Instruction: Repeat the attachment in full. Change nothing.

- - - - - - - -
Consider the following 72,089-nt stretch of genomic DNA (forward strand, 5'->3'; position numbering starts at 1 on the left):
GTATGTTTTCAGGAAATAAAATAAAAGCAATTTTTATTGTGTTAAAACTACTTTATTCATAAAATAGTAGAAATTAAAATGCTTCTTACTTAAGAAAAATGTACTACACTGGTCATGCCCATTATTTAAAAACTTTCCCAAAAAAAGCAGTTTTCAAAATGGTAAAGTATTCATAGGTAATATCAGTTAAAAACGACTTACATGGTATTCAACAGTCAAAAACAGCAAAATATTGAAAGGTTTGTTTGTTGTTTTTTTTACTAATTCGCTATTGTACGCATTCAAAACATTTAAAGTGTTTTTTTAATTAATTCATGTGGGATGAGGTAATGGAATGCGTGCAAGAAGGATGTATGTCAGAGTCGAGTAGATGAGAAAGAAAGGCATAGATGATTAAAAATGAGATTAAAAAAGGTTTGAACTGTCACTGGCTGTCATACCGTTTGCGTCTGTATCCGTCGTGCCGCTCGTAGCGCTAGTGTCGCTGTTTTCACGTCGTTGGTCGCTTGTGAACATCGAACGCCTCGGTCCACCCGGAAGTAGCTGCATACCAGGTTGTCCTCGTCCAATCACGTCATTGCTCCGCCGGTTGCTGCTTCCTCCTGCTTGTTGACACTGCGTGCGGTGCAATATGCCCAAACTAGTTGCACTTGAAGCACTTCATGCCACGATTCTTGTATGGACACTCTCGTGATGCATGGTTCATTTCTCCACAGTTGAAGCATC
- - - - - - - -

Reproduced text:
Consider the following 72,089-nt stretch of genomic DNA (forward strand, 5'->3'; position numbering starts at 1 on the left):
GTATGTTTTCAGGAAATAAAATAAAAGCAATTTTTATTGTGTTAAAACTACTTTATTCATAAAATAGTAGAAATTAAAATGCTTCTTACTTAAGAAAAATGTACTACACTGGTCATGCCCATTATTTAAAAACTTTCCCAAAAAAAGCAGTTTTCAAAATGGTAAAGTATTCATAGGTAATATCAGTTAAAAACGACTTACATGGTATTCAACAGTCAAAAACAGCAAAATATTGAAAGGTTTGTTTGTTGTTTTTTTTACTAATTCGCTATTGTACGCATTCAAAACATTTAAAGTGTTTTTTTAATTAATTCATGTGGGATGAGGTAATGGAATGCGTGCAAGAAGGATGTATGTCAGAGTCGAGTAGATGAGAAAGAAAGGCATAGATGATTAAAAATGAGATTAAAAAAGGTTTGAACTGTCACTGGCTGTCATACCGTTTGCGTCTGTATCCGTCGTGCCGCTCGTAGCGCTAGTGTCGCTGTTTTCACGTCGTTGGTCGCTTGTGAACATCGAACGCCTCGGTCCACCCGGAAGTAGCTGCATACCAGGTTGTCCTCGTCCAATCACGTCATTGCTCCGCCGGTTGCTGCTTCCTCCTGCTTGTTGACACTGCGTGCGGTGCAATATGCCCAAACTAGTTGCACTTGAAGCACTTCATGCCACGATTCTTGTATGGACACTCTCGTGATGCATGGTTCATTTCTCCACAGTTGAAGCATC